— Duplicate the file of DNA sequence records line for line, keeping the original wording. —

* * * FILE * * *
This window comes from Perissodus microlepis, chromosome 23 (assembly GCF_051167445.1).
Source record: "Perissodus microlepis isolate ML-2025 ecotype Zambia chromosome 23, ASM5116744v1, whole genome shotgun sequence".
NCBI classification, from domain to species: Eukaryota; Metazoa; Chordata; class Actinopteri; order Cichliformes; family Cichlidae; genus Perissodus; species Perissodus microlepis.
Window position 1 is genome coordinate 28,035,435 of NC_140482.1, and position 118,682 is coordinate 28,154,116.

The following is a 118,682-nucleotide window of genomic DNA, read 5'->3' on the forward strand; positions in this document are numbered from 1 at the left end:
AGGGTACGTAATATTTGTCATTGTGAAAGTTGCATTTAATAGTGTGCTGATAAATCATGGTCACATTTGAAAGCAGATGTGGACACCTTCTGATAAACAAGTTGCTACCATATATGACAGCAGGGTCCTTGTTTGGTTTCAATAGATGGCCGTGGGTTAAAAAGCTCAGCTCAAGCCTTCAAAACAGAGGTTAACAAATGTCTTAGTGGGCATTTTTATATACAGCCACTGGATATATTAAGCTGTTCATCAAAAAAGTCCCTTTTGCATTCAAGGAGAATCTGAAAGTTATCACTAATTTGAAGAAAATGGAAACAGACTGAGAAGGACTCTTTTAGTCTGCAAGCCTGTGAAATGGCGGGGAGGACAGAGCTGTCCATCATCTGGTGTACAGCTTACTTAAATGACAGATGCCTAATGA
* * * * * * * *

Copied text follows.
This window comes from Perissodus microlepis, chromosome 23 (assembly GCF_051167445.1).
Source record: "Perissodus microlepis isolate ML-2025 ecotype Zambia chromosome 23, ASM5116744v1, whole genome shotgun sequence".
NCBI classification, from domain to species: Eukaryota; Metazoa; Chordata; class Actinopteri; order Cichliformes; family Cichlidae; genus Perissodus; species Perissodus microlepis.
Window position 1 is genome coordinate 28,035,435 of NC_140482.1, and position 118,682 is coordinate 28,154,116.

The following is a 118,682-nucleotide window of genomic DNA, read 5'->3' on the forward strand; positions in this document are numbered from 1 at the left end:
AGGGTACGTAATATTTGTCATTGTGAAAGTTGCATTTAATAGTGTGCTGATAAATCATGGTCACATTTGAAAGCAGATGTGGACACCTTCTGATAAACAAGTTGCTACCATATATGACAGCAGGGTCCTTGTTTGGTTTCAATAGATGGCCGTGGGTTAAAAAGCTCAGCTCAAGCCTTCAAAACAGAGGTTAACAAATGTCTTAGTGGGCATTTTTATATACAGCCACTGGATATATTAAGCTGTTCATCAAAAAAGTCCCTTTTGCATTCAAGGAGAATCTGAAAGTTATCACTAATTTGAAGAAAATGGAAACAGACTGAGAAGGACTCTTTTAGTCTGCAAGCCTGTGAAATGGCGGGGAGGACAGAGCTGTCCATCATCTGGTGTACAGCTTACTTAAATGACAGATGCCTAATGA